On April 19, Li Lanjuan, academician of Chinese Academy of engineering, released a new paper without peer review on the preprint platform medrxiv. The paper points out that there have been mutations that can affect the pathogenicity of the new coronavirus. It is necessary to take these mutations into account in drug and vaccine research and development.
Key conclusions of the paper:
The variation and diversity of new coronavirus strains may be greatly underestimated.
The difference of cytopathic effect and viral load of different mutant strains was 270 times.
A trinucleotide mutation can greatly enhance the replication rate and pathogenicity of the virus. It was found that the patients with this mutation remained nucleic acid positive for 45 days.
The researchers isolated live, replicable viruses from faeces, unlike previous reports.
Between January 22, 2020 and February 4, 2020, researchers isolated the virus from 11 patients with new coronavirus infection admitted to the Affiliated Hospital of Zhejiang University. The patients ranged in age from 4 months to 71 years, 10 of whom had a history of exposure to Wuhan.
Epidemiological information of 11 patients
The researchers sequenced the 11 virus isolates from patients in a super deep way and compared them with 1111 genome sequences from the gisaid database. It was found that there were 33 mutations in the virus isolated from these 11 patients, 19 of which were new mutations found for the first time.
The researchers wrote:
Although in this study, we only analyzed viruses isolated from 11 patients, we observed a rich diversity of mutations.
… This shows that the true diversity of new coronavirus strains is still greatly underestimated.
There have been a lot of mutations in the new coronavirus, and a considerable part of the mutations related to adaptability are enriched in the interface between the virus S protein and human ACE2 receptor.
So here comes the key question:
Do these mutations have a functional effect on the pathogenicity of the virus?
As we all know, the symptoms of new coronavirus infection are very complex, but also with the patient’s age, physical condition and other factors. In order to objectively evaluate the effect of these mutations on the pathogenicity of the virus, the researchers decided to carry out an in vitro infection test.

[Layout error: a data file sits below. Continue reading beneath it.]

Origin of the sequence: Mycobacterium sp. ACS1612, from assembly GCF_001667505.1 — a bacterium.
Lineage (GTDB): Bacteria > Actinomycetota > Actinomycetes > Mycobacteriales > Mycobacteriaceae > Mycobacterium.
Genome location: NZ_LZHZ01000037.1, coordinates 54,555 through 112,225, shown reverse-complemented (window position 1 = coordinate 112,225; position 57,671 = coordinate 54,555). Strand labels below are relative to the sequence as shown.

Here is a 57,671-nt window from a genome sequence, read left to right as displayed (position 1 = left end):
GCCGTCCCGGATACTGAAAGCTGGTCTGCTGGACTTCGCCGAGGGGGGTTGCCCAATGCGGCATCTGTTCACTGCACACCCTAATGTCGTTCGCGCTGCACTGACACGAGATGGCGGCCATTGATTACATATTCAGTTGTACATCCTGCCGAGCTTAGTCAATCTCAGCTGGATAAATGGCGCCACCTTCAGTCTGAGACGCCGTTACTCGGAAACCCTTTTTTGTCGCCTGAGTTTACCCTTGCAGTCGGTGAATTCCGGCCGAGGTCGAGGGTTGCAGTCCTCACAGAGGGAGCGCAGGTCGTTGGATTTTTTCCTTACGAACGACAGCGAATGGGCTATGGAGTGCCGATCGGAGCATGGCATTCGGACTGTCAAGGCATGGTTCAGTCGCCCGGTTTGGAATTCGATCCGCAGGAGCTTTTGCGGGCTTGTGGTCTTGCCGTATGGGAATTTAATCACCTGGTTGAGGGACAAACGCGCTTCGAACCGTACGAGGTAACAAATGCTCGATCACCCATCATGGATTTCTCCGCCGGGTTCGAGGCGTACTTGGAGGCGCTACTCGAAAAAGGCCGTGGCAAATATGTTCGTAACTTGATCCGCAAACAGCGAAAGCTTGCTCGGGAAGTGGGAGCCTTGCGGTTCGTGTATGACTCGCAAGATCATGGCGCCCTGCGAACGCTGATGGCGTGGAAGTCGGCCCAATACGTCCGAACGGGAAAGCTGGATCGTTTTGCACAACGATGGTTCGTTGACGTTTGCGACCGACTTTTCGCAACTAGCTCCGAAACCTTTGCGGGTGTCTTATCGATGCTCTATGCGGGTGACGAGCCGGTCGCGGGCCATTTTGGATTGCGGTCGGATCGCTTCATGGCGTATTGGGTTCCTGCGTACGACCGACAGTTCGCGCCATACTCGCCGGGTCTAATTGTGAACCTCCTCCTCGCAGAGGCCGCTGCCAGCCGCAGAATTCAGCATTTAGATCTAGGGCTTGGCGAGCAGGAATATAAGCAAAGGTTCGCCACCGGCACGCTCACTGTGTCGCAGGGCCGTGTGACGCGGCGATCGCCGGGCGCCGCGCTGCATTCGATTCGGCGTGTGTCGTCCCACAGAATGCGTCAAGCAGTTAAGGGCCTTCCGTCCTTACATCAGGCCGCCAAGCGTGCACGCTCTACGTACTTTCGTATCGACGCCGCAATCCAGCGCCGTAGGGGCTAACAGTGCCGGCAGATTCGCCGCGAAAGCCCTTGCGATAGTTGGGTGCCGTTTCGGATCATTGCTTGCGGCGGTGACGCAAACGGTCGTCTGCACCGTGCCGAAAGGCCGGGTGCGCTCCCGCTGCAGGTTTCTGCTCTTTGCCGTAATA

They chose a cell line called Vero-E6, which has ACE2 receptors very similar to human cells. They infected Vero-E6 cells with viruses from all 11 patient sources, collected cells at regular intervals and tested their viral load.
In the first four hours, the viral load of these cells remained stable, at this time, virus replication rarely occurred.
Eight hours later, the viral load of patients 6, 7, 9, 10 and 11 increased significantly.
24 hours later, all virus loads except No. 2 and No. 7 increased significantly, while No. 10 and No. 11 rose much faster than others.
It is worth noting that the virus load of 10 with the strongest replication ability is nearly 270 times higher than that of 2 with the weakest replication ability within 24 hours.
So, the higher the viral load, does it mean the stronger the killing power to cells?
The researchers tested at 48 and 72 hours and found that the higher the viral load, the higher the pathological effect and mortality of cells.
In the virus from patient 11, there was an unexpected trinucleotide mutation, which showed “strong” in the follow-up experiments, greatly improving the replication rate and pathogenicity of the virus strain. In fact, the patient tested positive for the virus for an amazing 45 days. The functional effect of this trinucleotide mutation is worthy of further study.
Finally, in contrast to the recently reported “no live virus has been isolated from feces”, three virus isolates in this study were from patients’ fecal samples, indicating that the new coronavirus has the ability to replicate in feces.
Finally, the researchers call for the development of new coronavirus drugs and vaccines to consider the impact of these cumulative mutations as soon as possible to avoid potential pitfalls.
Fortunately, by the time of writing, all 11 patients mentioned in this paper had recovered and discharged.